What amazed me was the article’s source – it is from ARTSEDGE, an education program of The Kennedy Center.

Maybe I’m showing a bit of naiveté, but I had never associated The Kennedy Center as a mainstream source for teaching and learning in the arts.
Now, thinking about Jacqueline Kennedy’s role in using the White House to “showcase” the arts and her role in establishing the National Cultural Center, now The John F. Kennedy Center for the Performing Arts, it all makes a lot of sense!

One statistic stands out.
On it’s ‘Welcome to ARTSEDGE’ webpage, The Center says:

“The full impact of ARTSEDGE might be measured by considering that of the eleven million people who participate in Kennedy Center Education Department programming each year, four million do it through ARTSEDGE resources.”
That’s a lot of people!

And the best is yet to come:

The Welcome page continues:
“In an education landscape that is evolving with new ideas of how, when and where we teach, learn and create, the ARTSEDGE team has revisited every part of what— and how—we offer resources. We are expanding our content to serve a new definition of educators, encompassing classroom and out-of-school teachers, with the single-minded goal to support arts-based student learning, whether in the classroom or an informal learning environment, like the home. We’re focused on ways to support innovative teaching with the arts, and meet changing trends in education and to accommodate the ever-evolving impact of technology in our lives. ”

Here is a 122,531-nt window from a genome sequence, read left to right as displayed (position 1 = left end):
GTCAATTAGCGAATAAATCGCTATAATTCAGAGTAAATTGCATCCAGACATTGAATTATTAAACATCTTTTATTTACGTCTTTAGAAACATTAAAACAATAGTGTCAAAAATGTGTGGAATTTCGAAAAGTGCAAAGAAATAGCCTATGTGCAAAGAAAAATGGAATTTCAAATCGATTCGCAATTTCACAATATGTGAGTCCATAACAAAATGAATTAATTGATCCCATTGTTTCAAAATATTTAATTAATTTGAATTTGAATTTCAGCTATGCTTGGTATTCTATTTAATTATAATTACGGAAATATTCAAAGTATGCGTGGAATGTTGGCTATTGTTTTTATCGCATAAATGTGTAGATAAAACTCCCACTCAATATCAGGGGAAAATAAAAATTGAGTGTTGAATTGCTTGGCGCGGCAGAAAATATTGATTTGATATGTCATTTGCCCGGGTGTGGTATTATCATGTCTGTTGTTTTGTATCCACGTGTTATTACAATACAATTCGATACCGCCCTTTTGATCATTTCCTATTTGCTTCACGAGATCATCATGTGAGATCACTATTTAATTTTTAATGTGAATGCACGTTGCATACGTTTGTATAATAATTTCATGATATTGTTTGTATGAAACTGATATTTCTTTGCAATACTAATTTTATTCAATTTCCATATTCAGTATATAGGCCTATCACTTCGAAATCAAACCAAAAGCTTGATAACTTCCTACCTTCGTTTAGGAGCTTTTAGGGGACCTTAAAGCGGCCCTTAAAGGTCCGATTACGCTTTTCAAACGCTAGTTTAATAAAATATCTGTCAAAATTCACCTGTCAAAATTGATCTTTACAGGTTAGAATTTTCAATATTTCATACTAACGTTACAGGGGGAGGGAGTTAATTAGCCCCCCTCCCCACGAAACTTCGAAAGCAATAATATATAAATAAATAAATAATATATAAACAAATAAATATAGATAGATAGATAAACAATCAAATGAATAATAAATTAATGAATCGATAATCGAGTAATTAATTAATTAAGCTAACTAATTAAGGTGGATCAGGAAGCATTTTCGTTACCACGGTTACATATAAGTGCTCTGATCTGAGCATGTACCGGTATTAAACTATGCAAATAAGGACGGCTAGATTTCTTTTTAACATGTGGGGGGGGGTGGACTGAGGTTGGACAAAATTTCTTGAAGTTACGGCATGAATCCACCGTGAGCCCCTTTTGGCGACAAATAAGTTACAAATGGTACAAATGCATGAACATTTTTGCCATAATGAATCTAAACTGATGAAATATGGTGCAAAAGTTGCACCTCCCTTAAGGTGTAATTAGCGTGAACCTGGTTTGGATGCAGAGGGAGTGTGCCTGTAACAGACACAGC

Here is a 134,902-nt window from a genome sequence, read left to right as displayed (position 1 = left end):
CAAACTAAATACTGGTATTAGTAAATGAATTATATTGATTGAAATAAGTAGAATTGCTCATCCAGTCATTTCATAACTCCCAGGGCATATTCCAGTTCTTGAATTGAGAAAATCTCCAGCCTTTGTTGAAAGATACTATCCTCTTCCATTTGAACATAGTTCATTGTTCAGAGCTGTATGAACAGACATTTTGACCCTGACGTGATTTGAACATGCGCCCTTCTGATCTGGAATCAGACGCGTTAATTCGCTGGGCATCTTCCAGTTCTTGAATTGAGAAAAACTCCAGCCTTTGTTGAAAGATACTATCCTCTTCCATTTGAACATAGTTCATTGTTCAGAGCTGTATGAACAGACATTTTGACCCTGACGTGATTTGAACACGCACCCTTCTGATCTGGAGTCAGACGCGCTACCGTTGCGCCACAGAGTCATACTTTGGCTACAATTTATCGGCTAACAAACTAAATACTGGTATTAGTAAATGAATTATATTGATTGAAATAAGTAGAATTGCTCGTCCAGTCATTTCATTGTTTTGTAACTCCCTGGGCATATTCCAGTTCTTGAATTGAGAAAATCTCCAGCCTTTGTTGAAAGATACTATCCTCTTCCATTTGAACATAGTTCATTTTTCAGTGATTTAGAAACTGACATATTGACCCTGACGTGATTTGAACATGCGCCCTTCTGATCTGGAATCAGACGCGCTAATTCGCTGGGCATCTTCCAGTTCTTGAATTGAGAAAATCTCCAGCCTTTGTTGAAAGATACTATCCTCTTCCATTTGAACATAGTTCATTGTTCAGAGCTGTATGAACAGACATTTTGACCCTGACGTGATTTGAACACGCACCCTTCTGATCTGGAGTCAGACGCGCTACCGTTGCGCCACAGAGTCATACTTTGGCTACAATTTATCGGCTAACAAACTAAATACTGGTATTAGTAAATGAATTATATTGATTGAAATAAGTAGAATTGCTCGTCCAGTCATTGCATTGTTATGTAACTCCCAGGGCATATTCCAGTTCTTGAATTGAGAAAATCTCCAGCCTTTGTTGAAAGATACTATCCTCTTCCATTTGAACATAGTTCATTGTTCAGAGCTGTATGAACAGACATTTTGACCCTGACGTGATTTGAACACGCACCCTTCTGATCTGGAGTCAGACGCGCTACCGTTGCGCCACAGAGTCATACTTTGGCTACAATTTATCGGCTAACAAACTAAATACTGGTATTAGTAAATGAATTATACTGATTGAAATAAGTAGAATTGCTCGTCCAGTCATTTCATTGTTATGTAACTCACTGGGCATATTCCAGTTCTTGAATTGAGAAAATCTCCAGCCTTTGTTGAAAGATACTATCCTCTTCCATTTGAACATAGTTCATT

I love it! I hope you do too!
Lesley Beth
(Note: I found the link through Twitter, which provides me with more insight and links to educational movers and shakers than any search engine has ever done.)